TAMPA — Yankees first baseman Luke Voit led all of Major League Baseball in home runs last year. In 2021, he'll start the season on the sidelines.
An MRI on Friday night revealed Voit has a partial meniscus tear in his left knee, Yankees manager Aaron Boone said on Saturday morning.
After mulling over whether or not Voit wanted to play through the swelling in his knee, the call was made for the slugger to return to New York and undergo surgery.
"He'll have that done in the next few days which will be three weeks of no baseball activity and then ramp up from there," Boone said. "It was a decision between getting it treated and playing through it because functionally, he was playing but was still dealing with some swelling in there after games."
With three weeks off from baseball activity, assuming Voit doesn't experience any setbacks along the way, the first baseman can start working back from the surgery midway through the month of April.
If all goes well from there, it's possible Voit could only miss the first month of the regular season.
Last year that would have meant more, working with 60 games overall, but in a traditional 162-game campaign, all parties involved agreed that getting this taken care of now would be the best option.
"We felt like calendar-wise, it was best to get this over and taken care of and hopefully put it behind him for the bulk of the season," Boone said.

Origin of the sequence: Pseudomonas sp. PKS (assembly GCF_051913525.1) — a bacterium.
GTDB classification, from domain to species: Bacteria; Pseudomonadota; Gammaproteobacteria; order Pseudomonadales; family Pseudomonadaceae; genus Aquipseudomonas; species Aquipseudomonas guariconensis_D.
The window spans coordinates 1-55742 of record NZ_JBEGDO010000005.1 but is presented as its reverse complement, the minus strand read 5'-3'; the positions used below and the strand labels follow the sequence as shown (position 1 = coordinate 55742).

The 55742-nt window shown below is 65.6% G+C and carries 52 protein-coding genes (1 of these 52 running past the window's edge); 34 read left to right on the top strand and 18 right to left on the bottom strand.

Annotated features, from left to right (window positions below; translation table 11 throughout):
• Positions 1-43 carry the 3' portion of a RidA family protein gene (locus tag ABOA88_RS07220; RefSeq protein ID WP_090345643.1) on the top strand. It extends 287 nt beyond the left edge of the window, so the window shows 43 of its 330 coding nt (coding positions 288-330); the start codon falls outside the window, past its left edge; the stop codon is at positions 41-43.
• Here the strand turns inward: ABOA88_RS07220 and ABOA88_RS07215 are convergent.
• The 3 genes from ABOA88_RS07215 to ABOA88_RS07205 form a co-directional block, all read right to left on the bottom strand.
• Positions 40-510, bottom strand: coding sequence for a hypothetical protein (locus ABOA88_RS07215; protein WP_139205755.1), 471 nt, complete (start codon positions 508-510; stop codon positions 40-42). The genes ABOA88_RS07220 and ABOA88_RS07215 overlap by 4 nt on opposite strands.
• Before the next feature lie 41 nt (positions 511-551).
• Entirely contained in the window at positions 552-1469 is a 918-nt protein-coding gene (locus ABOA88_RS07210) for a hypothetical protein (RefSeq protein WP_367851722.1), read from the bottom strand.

Asked specifically if he expects Voit to return in the month of June, Boone clarified that he anticipates the first baseman will rejoin the big-league club "considerably sooner" than that.
"Let's have the surgery, see how the early days are and then we'll be able to evaluate," the skipper explained. "But the timeline would be before that."
With Voit starting the season with an injury, veteran Jay Bruce was signed to a Major League contract and added to the 40-man roster. He'll start the season—after serving as a non-roster invitee at camp this spring—as New York's starting first baseman.
Considering the numbers Voit posted in 2020, crushing a career-high 22 home runs in 56 games, the slugger didn't seem like himself this spring. Voit hit .219 (7-for-32) over 13 games without a single home run.
Cleaning up this issue before it develops into anything more serious will give Voit his best chance to return with a clean bill of health and not have to miss any additional time. He's proven his ability to play through injury—with last year's "foot stuff" lingering all summer long—but any sort of tears in the meniscus are another animal.
"He's been pretty adamant that playing has been fine, just some of the swelling has returned so that was a little frustrating for him," Boone explained. "He and us wanted to get that looked at just to see what we're dealing with in there, found the partial tear and it was decision time over the last 24 hours about how he wanted to treat it. Ultimately he decided on the surgery so he'll have that up in New York I believe next week."
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